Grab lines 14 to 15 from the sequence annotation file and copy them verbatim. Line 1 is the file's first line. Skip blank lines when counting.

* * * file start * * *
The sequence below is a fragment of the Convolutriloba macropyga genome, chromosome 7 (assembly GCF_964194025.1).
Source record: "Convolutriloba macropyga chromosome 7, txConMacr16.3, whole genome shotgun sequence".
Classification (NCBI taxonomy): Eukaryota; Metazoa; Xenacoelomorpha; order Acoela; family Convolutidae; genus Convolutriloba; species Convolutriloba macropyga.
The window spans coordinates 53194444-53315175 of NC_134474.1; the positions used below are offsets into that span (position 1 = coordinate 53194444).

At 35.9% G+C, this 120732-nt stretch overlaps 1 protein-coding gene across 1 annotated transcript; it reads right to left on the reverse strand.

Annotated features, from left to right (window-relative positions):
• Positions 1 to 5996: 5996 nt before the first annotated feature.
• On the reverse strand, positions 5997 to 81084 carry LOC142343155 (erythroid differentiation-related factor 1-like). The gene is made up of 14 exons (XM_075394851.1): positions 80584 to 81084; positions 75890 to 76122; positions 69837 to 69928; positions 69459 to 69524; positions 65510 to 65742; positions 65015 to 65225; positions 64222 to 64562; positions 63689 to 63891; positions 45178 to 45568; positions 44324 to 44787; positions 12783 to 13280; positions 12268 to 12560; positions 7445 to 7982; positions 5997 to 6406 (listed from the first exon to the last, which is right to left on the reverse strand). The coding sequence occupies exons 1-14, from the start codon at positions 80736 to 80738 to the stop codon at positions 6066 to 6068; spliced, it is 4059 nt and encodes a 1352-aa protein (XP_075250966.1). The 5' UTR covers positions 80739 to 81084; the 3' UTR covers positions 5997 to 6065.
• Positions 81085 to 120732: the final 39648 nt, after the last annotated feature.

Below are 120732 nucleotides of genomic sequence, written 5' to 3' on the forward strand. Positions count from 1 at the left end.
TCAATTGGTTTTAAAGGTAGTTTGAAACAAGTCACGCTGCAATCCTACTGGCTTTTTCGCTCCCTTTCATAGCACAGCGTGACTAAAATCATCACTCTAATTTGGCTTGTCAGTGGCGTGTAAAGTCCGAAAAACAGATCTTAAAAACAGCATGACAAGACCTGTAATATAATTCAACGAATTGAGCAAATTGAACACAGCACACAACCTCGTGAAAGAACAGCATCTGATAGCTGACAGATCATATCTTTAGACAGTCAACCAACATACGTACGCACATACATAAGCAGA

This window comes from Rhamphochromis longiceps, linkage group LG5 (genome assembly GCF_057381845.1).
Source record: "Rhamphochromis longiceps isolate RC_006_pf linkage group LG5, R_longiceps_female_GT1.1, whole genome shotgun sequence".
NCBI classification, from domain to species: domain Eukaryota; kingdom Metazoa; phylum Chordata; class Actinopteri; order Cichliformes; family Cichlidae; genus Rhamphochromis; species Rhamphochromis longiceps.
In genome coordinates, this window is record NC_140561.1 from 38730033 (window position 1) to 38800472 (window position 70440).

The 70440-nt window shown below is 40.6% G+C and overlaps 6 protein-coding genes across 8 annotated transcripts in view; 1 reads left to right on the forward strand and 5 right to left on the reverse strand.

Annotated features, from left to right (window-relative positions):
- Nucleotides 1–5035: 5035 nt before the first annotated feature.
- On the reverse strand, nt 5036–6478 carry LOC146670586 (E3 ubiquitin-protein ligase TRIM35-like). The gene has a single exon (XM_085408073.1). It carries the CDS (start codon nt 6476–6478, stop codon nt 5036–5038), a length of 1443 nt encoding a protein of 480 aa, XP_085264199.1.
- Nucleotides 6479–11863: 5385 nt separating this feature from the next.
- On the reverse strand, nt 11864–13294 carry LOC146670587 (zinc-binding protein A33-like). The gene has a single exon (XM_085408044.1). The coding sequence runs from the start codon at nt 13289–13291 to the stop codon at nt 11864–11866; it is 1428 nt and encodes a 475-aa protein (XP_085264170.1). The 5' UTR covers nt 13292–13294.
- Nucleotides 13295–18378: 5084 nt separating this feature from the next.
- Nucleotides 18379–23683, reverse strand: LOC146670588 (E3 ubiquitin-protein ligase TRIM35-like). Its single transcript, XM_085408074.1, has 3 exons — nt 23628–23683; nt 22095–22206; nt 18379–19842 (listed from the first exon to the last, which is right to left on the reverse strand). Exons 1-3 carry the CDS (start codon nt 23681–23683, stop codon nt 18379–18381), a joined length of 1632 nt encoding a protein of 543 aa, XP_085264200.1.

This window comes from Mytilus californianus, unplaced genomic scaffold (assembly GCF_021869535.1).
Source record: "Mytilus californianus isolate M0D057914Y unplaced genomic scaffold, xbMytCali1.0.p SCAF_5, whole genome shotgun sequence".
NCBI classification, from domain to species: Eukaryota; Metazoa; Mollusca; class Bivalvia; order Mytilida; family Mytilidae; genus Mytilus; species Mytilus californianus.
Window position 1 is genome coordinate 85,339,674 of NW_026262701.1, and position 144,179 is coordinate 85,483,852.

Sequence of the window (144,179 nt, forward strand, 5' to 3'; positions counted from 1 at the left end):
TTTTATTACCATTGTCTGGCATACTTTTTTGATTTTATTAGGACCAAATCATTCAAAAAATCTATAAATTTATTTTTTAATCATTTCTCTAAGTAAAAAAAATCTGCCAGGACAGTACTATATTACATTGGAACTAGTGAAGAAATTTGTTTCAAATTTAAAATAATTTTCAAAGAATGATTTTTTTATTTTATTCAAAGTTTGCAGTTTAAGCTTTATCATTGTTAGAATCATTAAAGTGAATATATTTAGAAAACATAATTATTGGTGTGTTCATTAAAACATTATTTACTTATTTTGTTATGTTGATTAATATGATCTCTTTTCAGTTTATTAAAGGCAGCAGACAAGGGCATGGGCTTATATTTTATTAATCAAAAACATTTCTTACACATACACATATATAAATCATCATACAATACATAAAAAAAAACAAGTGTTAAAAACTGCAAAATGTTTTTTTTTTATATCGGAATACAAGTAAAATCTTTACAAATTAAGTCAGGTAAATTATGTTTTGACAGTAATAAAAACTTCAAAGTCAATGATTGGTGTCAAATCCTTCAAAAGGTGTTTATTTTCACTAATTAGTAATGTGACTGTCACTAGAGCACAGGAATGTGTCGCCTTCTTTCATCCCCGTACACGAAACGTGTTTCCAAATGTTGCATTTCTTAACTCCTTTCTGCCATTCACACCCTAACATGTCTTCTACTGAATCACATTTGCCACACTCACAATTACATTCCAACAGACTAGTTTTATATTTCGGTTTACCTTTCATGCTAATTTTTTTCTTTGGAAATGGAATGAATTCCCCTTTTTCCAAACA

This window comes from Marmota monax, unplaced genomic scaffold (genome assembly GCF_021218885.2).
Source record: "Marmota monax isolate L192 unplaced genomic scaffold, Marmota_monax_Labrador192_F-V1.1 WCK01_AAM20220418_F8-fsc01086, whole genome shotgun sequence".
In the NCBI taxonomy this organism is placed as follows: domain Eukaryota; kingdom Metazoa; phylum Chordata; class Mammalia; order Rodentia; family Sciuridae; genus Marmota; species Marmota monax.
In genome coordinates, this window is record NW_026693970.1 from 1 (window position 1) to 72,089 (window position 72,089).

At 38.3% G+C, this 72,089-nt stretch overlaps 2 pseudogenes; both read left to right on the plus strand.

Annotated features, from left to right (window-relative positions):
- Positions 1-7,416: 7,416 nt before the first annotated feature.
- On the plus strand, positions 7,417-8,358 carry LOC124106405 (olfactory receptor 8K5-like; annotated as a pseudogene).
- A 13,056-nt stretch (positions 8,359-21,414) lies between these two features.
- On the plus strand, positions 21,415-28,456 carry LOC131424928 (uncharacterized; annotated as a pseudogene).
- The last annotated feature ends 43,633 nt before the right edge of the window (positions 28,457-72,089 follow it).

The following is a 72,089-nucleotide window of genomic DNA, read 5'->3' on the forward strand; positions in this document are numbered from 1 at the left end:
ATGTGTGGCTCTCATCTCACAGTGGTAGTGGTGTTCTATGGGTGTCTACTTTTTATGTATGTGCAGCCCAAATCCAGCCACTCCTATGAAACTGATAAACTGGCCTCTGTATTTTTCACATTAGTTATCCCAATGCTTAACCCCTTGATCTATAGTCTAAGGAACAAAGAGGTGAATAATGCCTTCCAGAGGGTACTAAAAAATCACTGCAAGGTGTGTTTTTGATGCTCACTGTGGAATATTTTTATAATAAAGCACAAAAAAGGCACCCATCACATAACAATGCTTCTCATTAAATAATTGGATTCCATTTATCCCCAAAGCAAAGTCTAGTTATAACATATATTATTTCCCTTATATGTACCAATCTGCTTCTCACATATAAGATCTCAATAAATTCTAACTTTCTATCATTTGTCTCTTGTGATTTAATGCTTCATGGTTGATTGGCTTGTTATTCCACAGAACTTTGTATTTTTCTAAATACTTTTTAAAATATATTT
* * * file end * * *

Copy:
NCBI classification, from domain to species: domain Eukaryota; kingdom Metazoa; phylum Chordata; class Actinopteri; order Cichliformes; family Cichlidae; genus Rhamphochromis; species Rhamphochromis longiceps.
In genome coordinates, this window is record NC_140561.1 from 38730033 (window position 1) to 38800472 (window position 70440).